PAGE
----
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Weather balloon saga, Part 2

July 14, 2014 - Deb Gau
This past weekend turned out to be a lot more eventful than I had expected. On Sunday, I went out to what I thought was a quick photo op of a science project, and ended up staying for a couple hours to help a visiting family from Maryland build a homemade weather balloon.

It all started I got a call from Glenn Olson at the city office Friday afternoon. He said a family would be bringing their kids to Marshall over the weekend to release a weather balloon at Windstar Park. Brett and Alana Fine and their four children (well, their three older children, anyway — Lily, the youngest, isn’t quite two yet) had been planning this project for weeks and weeks. The Fines have Minnesota connections in Minneapolis and spend part of the summer there, but they picked Marshall as a launch site because the area had fewer trees and buildings the balloon could get caught on.

I don’t know what I was really expecting when the Fines arrived at the park. I kind of thought the balloon would already be rigged up and ready to go, but Brett and Alana started unpacking all sorts of materials like Styrofoam panels, strips of Velcro, and cold-tolerant duct tape. All of that stuff had to be assembled on-site, because the digital cameras the balloon would carry had to be turned on before being sealed up in a Styrofoam capsule. And of course, getting everything set up took a bit of trial and error.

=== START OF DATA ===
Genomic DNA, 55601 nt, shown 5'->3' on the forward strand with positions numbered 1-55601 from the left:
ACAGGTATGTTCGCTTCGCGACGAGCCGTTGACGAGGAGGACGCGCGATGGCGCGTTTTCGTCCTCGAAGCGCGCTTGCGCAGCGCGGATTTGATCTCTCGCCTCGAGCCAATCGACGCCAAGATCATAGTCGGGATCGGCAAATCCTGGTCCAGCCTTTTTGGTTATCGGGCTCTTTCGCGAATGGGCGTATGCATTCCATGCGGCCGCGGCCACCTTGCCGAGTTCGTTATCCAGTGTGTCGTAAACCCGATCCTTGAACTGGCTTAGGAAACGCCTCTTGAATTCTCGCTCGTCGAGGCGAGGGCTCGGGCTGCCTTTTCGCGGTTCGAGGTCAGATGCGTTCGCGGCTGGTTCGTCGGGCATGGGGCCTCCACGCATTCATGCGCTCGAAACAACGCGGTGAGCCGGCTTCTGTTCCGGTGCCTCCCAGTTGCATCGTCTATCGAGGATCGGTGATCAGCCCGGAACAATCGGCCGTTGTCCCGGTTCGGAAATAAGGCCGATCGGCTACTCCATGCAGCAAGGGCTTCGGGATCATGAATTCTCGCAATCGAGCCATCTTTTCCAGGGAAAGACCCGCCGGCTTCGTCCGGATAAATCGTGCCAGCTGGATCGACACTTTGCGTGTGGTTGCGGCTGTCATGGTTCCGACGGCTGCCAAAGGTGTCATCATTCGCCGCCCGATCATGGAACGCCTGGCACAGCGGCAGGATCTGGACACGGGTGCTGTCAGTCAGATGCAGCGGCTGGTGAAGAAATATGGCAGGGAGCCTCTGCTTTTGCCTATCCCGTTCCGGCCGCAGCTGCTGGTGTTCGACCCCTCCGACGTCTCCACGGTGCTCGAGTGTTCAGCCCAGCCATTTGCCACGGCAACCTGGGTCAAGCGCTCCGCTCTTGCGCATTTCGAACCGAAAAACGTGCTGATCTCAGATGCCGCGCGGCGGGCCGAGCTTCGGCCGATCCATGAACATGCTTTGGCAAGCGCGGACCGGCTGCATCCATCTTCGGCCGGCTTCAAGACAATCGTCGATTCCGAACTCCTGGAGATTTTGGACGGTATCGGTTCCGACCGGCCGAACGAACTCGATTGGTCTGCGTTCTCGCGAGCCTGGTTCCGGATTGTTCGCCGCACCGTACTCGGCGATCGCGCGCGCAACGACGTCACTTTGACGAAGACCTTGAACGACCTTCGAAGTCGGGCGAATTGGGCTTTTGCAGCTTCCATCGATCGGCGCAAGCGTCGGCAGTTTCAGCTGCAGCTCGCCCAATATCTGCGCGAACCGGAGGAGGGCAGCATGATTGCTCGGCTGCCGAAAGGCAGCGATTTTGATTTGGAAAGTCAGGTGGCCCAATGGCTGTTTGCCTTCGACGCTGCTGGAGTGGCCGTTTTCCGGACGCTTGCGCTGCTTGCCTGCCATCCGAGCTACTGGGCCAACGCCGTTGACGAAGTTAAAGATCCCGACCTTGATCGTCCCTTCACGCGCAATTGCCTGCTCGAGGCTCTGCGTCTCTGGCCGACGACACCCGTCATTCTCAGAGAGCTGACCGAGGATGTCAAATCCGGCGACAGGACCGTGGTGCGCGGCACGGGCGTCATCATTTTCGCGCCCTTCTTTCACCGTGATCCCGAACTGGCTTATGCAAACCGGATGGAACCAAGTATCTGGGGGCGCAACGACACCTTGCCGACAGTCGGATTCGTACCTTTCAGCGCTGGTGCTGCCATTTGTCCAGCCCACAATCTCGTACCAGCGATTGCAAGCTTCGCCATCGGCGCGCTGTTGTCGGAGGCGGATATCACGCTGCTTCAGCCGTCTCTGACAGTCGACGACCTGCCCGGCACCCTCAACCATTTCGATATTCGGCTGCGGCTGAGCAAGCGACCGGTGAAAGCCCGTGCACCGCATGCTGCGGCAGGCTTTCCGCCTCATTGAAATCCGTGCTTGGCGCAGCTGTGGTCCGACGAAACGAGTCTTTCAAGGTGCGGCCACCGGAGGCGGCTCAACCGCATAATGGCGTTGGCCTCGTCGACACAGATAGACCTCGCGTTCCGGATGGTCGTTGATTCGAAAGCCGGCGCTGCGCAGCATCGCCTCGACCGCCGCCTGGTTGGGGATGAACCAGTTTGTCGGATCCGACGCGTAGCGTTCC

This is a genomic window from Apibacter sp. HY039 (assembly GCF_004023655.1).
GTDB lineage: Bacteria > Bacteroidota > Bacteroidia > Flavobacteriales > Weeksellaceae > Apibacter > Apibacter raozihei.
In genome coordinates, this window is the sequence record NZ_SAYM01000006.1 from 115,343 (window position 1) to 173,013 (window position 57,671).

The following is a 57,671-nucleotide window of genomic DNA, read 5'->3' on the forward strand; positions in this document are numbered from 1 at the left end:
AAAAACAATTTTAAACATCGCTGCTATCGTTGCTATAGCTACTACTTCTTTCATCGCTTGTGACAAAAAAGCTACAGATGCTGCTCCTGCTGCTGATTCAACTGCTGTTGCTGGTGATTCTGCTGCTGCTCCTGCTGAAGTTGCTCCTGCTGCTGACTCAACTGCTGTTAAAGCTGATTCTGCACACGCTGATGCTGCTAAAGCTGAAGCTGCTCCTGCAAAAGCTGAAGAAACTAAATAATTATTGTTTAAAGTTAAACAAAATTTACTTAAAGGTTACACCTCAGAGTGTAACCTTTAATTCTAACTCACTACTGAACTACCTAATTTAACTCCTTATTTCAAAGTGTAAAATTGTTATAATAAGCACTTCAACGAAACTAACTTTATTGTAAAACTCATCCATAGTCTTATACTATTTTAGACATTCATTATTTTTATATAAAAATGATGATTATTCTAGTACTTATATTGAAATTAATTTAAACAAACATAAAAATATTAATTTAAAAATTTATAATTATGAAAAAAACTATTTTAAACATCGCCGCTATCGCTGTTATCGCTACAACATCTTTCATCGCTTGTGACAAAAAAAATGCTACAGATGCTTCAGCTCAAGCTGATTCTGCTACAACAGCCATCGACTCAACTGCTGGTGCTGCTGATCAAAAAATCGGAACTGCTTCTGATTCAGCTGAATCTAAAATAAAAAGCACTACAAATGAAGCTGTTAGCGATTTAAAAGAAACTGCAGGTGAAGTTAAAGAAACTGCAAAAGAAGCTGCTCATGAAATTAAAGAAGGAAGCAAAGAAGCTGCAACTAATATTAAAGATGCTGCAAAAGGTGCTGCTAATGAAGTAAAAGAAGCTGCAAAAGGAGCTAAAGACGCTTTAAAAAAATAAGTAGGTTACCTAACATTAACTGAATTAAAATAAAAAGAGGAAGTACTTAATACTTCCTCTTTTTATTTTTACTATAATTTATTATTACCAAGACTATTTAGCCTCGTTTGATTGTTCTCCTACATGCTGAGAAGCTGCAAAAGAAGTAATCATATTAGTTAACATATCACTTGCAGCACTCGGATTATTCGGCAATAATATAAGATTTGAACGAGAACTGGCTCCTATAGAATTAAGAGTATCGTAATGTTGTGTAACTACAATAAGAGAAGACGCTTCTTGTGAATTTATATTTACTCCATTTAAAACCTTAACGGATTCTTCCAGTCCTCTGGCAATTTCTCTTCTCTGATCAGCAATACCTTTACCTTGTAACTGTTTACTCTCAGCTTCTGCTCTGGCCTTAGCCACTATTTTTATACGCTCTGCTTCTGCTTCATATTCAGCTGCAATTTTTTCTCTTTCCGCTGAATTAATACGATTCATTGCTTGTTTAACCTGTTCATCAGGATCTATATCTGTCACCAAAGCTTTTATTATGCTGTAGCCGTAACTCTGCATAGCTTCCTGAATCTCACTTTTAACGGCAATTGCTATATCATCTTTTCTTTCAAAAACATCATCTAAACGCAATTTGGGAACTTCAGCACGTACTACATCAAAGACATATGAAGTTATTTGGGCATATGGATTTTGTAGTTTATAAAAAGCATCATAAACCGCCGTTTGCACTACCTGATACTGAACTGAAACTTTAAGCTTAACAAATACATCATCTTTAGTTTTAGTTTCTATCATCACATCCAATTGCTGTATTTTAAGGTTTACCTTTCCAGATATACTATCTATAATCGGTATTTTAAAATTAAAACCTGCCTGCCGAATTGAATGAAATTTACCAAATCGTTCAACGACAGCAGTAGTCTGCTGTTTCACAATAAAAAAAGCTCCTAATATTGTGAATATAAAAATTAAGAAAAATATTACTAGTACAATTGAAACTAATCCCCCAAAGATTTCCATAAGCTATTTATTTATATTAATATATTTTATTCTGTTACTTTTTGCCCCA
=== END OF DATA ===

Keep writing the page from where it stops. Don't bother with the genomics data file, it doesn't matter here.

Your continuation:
The Fines were lots of fun to talk to. The kids, Gabriella, Zachary and Sylvia, were outgoing and chatty, which is always nice when you’re trying to interview someone. I even got recruited to help out with holding some parachute lines, and moving the equipment out of the southwest Minnesota wind. I think I was just as relieved as the Fines were that Marshall resident Dave Voigt gave them the OK to work in his back yard, and that the balloon finally got airborne after a few near-misses.

The best part of the experience, however, was getting an e-mail update from the Fines last night. Using a GPS tracker, they caught up with the balloon a few hours later. They said it drifted southeast from Marshall, crossed Highway 14, and landed in a field near Lamberton. Brett Fine said a local family gave him a lift on their four-wheeler to go pick up the balloon. The cameras attached to the balloon had done their job, too.

“From the look of the pictures I think we were only about two miles up,” Brett Fine said in the e-mail. “We needed more helium, and will probably fill the balloon in a garage of some sort next time. Still, a successful — if not fully complete — mission.”

The Fines promised to send me some of the aerial photos the balloon took. I’m excited to see them, and when I get them, I’ll be sure to post them here.


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